Based on true events
Many know of the famous, poetical Jenny Wren, but few are aware of the story of the prosaic Johnny Wren. Really, he would have not had this tale published if I had not unfolded before him my dire plight of being unable to think up a good story. But, once he heard of my need, he was all but willing to sacrifice of wedge of his pride to save me from literary destruction. He is like that, the kindly soul. Well, this tale begins with his courtship of Jenny Wren, and their subsequent marriage. My, how Johnny would serenade her as she inspected nest box after nest box for the perfect home. But she was soon to discover that Johnny’s voice was better than his carpentry skills. For, when she had exhausted her efforts to haul twigs and twine into the nest box of her choosing, Johnny would embrace the task wholeheartedly, but his efforts spanned no further. Evidently, he was either unaware or unpractised in the art of nest-building. What else, indeed, would explain the phenomenon of him trying to squeeze a twig lengthwise into the narrow hole instead of inserting the stick end first? Jenny would watch in evident dismay as he attempted this feat, only to succeed in breaking the twig in two, after which it would fall from his bill and tumble to the ground beneath. But the zeal of Johnny was unabated, and with a trilling, cheerful song, he would follow the stick and select another which was nearby, and taking it into his bill, would rise to the occasion and the nest box to labour again...and again...an again. But his aid was useless to his wife, for every twig he had he broke, like the first, against the opening of the nest box. Finally, Jenny could bear watching no more and hid her pretty head under her silky wing, listening to her husbands jubilant song interspersed with the snap!snap! of the destruction of the twigs. There, she waited for Johnny to halt his so-called nest building and alert her to begin her work once more. But before that moment arrived, something rather unusual occurred: the snapping of sticks came to an end, and Jenny removed here wing from her face to peer curiously at the nest box above. There was her husband, poking a twig into the aperture instead against. She was more than a little astonished and cocked her head at Johnny who returned the gesture with a wide grin, as far as birds can grin that is. Then, in victorious jubilation, he burst forth into vivacious song like a waterfall and fell to the ground in doing so. There, Jenny eagerly joined him and together they hopped in a happy circle, Johnny singing and Jenny chattering. And so, after that triumph, the nest was soon completed and a beautiful nest it was. Thus ends the tale of Johnny Wren, and if you ever see him and his wife, give them my regards, and many happy wishes for the their future.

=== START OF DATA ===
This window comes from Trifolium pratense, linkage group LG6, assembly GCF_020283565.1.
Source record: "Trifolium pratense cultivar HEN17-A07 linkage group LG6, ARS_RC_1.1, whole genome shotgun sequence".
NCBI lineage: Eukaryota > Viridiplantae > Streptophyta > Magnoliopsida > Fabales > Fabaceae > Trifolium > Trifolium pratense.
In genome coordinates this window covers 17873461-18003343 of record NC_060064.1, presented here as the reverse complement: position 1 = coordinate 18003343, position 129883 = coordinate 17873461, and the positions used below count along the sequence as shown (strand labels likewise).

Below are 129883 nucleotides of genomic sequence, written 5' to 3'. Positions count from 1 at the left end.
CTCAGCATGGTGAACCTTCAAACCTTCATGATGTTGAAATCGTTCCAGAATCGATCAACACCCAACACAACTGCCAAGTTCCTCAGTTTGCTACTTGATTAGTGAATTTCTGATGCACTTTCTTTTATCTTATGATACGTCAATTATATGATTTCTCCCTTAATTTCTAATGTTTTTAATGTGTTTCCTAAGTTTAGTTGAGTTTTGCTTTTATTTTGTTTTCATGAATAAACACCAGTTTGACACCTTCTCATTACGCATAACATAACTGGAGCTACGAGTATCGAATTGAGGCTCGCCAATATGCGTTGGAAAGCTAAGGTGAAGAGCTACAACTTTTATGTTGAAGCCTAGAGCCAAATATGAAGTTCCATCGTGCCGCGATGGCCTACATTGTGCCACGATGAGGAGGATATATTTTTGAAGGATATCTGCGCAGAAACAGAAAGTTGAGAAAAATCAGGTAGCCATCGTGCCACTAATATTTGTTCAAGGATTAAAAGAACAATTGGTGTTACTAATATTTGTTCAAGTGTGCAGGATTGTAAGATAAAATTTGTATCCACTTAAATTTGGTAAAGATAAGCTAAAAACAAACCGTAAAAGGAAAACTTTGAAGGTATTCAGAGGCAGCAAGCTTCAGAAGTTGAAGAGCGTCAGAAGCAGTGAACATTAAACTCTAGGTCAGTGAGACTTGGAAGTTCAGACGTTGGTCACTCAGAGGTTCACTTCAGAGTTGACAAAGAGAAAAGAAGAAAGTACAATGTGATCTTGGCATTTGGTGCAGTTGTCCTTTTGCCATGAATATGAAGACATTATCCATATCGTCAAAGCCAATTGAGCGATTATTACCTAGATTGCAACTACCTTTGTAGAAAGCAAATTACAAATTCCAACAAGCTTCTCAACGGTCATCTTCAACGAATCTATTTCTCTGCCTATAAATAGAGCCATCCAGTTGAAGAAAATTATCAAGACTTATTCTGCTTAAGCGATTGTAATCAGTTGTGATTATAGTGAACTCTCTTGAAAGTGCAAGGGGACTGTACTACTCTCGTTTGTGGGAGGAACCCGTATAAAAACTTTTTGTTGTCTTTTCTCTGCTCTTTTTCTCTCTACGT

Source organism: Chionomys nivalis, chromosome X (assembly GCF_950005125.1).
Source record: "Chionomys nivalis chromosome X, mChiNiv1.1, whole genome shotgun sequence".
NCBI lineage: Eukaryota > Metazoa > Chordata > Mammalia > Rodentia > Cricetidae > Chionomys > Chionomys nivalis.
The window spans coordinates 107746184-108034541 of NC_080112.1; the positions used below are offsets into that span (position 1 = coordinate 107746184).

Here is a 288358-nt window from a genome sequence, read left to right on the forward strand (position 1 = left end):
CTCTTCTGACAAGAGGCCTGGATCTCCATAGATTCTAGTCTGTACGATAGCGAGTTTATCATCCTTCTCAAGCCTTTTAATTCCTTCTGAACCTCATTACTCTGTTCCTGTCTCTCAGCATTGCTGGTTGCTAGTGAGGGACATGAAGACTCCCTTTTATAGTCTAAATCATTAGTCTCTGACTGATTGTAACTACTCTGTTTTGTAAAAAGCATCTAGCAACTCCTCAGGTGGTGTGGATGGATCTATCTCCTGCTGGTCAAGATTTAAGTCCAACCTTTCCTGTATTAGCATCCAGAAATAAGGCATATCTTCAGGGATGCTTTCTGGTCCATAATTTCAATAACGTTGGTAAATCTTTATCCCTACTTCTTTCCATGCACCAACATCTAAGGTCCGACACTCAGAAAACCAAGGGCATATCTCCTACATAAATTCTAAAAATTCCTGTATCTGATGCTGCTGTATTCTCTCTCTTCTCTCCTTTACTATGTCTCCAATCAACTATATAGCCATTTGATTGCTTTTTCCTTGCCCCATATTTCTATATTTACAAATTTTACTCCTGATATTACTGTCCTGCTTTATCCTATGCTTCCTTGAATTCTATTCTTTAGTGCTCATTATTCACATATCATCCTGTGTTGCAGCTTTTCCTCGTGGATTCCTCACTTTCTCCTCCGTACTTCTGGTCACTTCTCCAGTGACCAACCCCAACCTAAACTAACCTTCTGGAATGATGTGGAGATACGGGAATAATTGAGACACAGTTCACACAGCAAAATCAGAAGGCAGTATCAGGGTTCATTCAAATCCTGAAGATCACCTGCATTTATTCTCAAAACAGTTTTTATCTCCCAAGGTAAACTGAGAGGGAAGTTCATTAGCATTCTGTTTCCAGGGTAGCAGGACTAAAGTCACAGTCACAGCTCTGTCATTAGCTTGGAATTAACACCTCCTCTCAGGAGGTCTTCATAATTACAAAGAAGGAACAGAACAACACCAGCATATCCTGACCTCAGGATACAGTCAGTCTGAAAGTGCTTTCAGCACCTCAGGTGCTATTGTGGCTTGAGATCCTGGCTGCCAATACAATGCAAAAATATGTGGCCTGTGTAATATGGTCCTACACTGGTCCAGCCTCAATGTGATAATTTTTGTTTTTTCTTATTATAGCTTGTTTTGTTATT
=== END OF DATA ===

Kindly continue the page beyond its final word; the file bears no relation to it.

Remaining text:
Not based on true events
Therefore, in the morning air, the Gyrfalcon took to the sky with strong rapid wing-beats. The King watched as it vanished into the horizon with foreboding in his heart, and a prayer for its safe return. But hour upon hour slid by like a ponderous snail, yet the bird did not appear. By noon, the King was certain that some terrible misfortune had befallen it and he paced the floor of his empty courtroom to ease his unease. By the time evening arrived, he was certain that the falcon was nought but dead. A tear then came to his eye as the sun sunk into a sanguine sea, and he thought of the falcon falling with a bloody wing as the sun now was doing. Then a rage fell over him, and he purposed to severely punish any man who had dared aim a bow at his falcon, and he arose from his throne in the ire of his heart to declare that very proclamation when something in the last rays of the now hidden sun caught his eye. It neared and neared until the King could descry its graceful and familiar form. It was his loyal Gyrfalcon returning with heavy wings and prey in its beak and claws, enough to feed the King and the courtiers and all of the village. Rarely had the falcon ever circled the clouds upon the same day that it had set out, but this was that day and the famine was ended.